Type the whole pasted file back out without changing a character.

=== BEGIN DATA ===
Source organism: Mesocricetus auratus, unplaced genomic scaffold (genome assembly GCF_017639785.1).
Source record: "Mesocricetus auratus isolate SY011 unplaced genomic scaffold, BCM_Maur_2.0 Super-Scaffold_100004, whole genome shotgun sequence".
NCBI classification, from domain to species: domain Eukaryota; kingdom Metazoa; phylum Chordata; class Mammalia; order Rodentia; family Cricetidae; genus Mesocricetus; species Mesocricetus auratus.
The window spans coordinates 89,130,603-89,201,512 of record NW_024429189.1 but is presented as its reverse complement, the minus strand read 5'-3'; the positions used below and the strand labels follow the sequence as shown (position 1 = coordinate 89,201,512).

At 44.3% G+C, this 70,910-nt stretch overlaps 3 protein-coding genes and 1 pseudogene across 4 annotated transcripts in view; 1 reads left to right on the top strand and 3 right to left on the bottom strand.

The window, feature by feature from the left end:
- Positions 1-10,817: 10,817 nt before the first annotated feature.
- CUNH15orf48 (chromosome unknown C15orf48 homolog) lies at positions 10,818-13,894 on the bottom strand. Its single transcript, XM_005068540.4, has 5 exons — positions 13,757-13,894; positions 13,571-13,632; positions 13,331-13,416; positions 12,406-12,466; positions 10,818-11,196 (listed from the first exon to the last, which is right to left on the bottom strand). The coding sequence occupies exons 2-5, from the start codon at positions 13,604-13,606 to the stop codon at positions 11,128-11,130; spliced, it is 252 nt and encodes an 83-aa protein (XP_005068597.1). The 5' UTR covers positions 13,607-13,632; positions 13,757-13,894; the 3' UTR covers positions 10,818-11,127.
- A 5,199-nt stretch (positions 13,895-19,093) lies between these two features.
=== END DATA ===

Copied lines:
Source organism: Mesocricetus auratus, unplaced genomic scaffold (genome assembly GCF_017639785.1).
Source record: "Mesocricetus auratus isolate SY011 unplaced genomic scaffold, BCM_Maur_2.0 Super-Scaffold_100004, whole genome shotgun sequence".
NCBI classification, from domain to species: domain Eukaryota; kingdom Metazoa; phylum Chordata; class Mammalia; order Rodentia; family Cricetidae; genus Mesocricetus; species Mesocricetus auratus.
The window spans coordinates 89,130,603-89,201,512 of record NW_024429189.1 but is presented as its reverse complement, the minus strand read 5'-3'; the positions used below and the strand labels follow the sequence as shown (position 1 = coordinate 89,201,512).

At 44.3% G+C, this 70,910-nt stretch overlaps 3 protein-coding genes and 1 pseudogene across 4 annotated transcripts in view; 1 reads left to right on the top strand and 3 right to left on the bottom strand.

The window, feature by feature from the left end:
- Positions 1-10,817: 10,817 nt before the first annotated feature.
- CUNH15orf48 (chromosome unknown C15orf48 homolog) lies at positions 10,818-13,894 on the bottom strand. Its single transcript, XM_005068540.4, has 5 exons — positions 13,757-13,894; positions 13,571-13,632; positions 13,331-13,416; positions 12,406-12,466; positions 10,818-11,196 (listed from the first exon to the last, which is right to left on the bottom strand). The coding sequence occupies exons 2-5, from the start codon at positions 13,604-13,606 to the stop codon at positions 11,128-11,130; spliced, it is 252 nt and encodes an 83-aa protein (XP_005068597.1). The 5' UTR covers positions 13,607-13,632; positions 13,757-13,894; the 3' UTR covers positions 10,818-11,127.
- A 5,199-nt stretch (positions 13,895-19,093) lies between these two features.